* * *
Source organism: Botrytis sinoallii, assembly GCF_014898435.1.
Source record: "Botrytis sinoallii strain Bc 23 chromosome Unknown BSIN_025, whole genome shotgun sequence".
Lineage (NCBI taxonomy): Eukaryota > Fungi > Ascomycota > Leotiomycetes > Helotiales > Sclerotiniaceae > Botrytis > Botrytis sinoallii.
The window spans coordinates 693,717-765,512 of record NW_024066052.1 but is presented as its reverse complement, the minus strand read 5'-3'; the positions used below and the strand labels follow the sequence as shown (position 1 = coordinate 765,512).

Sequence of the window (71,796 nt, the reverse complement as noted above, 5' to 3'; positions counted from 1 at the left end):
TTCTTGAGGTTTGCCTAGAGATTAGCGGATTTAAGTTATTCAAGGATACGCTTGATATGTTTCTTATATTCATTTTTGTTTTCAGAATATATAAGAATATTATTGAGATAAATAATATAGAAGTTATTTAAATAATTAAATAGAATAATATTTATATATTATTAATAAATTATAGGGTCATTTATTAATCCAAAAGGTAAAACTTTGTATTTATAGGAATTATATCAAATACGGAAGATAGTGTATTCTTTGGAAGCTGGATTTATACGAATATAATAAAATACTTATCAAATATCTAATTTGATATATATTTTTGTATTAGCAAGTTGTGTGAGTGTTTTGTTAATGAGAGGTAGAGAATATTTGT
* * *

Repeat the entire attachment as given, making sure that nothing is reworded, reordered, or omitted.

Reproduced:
Source organism: Botrytis sinoallii, assembly GCF_014898435.1.
Source record: "Botrytis sinoallii strain Bc 23 chromosome Unknown BSIN_025, whole genome shotgun sequence".
Lineage (NCBI taxonomy): Eukaryota > Fungi > Ascomycota > Leotiomycetes > Helotiales > Sclerotiniaceae > Botrytis > Botrytis sinoallii.
The window spans coordinates 693,717-765,512 of record NW_024066052.1 but is presented as its reverse complement, the minus strand read 5'-3'; the positions used below and the strand labels follow the sequence as shown (position 1 = coordinate 765,512).

Sequence of the window (71,796 nt, the reverse complement as noted above, 5' to 3'; positions counted from 1 at the left end):
TTCTTGAGGTTTGCCTAGAGATTAGCGGATTTAAGTTATTCAAGGATACGCTTGATATGTTTCTTATATTCATTTTTGTTTTCAGAATATATAAGAATATTATTGAGATAAATAATATAGAAGTTATTTAAATAATTAAATAGAATAATATTTATATATTATTAATAAATTATAGGGTCATTTATTAATCCAAAAGGTAAAACTTTGTATTTATAGGAATTATATCAAATACGGAAGATAGTGTATTCTTTGGAAGCTGGATTTATACGAATATAATAAAATACTTATCAAATATCTAATTTGATATATATTTTTGTATTAGCAAGTTGTGTGAGTGTTTTGTTAATGAGAGGTAGAGAATATTTGT